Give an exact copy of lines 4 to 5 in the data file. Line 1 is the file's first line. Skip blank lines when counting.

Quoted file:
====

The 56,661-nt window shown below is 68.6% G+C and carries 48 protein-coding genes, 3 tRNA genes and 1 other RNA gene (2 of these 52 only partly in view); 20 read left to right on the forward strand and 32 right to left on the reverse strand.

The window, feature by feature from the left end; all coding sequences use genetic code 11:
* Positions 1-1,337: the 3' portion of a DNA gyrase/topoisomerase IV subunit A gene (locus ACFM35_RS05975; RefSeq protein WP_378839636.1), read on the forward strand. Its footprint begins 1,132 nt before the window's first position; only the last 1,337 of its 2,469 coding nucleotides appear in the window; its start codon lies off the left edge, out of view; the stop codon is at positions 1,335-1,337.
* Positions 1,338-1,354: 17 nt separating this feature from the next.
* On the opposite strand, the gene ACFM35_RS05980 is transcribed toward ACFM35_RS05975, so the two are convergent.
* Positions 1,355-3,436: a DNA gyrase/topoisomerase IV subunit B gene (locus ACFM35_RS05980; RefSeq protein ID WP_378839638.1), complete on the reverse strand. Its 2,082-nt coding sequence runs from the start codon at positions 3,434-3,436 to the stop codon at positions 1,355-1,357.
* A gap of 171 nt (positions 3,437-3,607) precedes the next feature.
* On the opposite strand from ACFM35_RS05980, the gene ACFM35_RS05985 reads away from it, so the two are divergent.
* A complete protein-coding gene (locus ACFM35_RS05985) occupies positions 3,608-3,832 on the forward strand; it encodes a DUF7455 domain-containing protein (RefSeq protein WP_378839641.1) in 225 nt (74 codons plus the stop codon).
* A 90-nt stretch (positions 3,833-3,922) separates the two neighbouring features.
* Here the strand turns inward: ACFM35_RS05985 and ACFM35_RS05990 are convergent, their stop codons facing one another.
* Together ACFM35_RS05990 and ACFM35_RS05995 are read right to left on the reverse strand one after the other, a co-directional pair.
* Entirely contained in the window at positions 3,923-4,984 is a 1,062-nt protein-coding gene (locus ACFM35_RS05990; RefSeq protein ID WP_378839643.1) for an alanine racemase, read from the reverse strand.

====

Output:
* Positions 1,338-1,354: 17 nt separating this feature from the next.
* On the opposite strand, the gene ACFM35_RS05980 is transcribed toward ACFM35_RS05975, so the two are convergent.